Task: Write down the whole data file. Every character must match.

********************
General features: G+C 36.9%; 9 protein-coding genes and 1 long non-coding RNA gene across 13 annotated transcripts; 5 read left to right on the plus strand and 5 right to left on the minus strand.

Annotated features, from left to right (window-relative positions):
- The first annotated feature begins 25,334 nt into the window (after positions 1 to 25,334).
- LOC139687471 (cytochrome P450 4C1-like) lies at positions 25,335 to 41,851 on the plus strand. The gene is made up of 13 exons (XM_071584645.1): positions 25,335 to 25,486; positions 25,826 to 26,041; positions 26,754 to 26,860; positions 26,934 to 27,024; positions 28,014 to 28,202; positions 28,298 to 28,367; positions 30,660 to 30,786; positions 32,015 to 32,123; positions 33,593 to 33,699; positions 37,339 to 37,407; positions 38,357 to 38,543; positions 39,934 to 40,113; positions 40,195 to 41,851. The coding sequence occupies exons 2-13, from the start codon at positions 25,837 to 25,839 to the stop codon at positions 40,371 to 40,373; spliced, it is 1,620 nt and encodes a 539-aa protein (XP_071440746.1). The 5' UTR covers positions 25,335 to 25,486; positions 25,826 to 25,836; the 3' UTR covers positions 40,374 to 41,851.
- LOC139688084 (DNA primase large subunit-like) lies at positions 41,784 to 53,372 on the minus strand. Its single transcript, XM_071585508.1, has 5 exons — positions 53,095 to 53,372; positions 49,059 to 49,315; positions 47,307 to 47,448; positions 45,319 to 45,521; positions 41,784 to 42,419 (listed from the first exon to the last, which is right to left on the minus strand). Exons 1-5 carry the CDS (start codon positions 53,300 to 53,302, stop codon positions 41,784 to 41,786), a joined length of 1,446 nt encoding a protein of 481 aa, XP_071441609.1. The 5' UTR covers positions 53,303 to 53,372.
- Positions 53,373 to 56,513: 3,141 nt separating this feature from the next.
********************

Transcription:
General features: G+C 36.9%; 9 protein-coding genes and 1 long non-coding RNA gene across 13 annotated transcripts; 5 read left to right on the plus strand and 5 right to left on the minus strand.

Annotated features, from left to right (window-relative positions):
- The first annotated feature begins 25,334 nt into the window (after positions 1 to 25,334).
- LOC139687471 (cytochrome P450 4C1-like) lies at positions 25,335 to 41,851 on the plus strand. The gene is made up of 13 exons (XM_071584645.1): positions 25,335 to 25,486; positions 25,826 to 26,041; positions 26,754 to 26,860; positions 26,934 to 27,024; positions 28,014 to 28,202; positions 28,298 to 28,367; positions 30,660 to 30,786; positions 32,015 to 32,123; positions 33,593 to 33,699; positions 37,339 to 37,407; positions 38,357 to 38,543; positions 39,934 to 40,113; positions 40,195 to 41,851. The coding sequence occupies exons 2-13, from the start codon at positions 25,837 to 25,839 to the stop codon at positions 40,371 to 40,373; spliced, it is 1,620 nt and encodes a 539-aa protein (XP_071440746.1). The 5' UTR covers positions 25,335 to 25,486; positions 25,826 to 25,836; the 3' UTR covers positions 40,374 to 41,851.
- LOC139688084 (DNA primase large subunit-like) lies at positions 41,784 to 53,372 on the minus strand. Its single transcript, XM_071585508.1, has 5 exons — positions 53,095 to 53,372; positions 49,059 to 49,315; positions 47,307 to 47,448; positions 45,319 to 45,521; positions 41,784 to 42,419 (listed from the first exon to the last, which is right to left on the minus strand). Exons 1-5 carry the CDS (start codon positions 53,300 to 53,302, stop codon positions 41,784 to 41,786), a joined length of 1,446 nt encoding a protein of 481 aa, XP_071441609.1. The 5' UTR covers positions 53,303 to 53,372.
- Positions 53,373 to 56,513: 3,141 nt separating this feature from the next.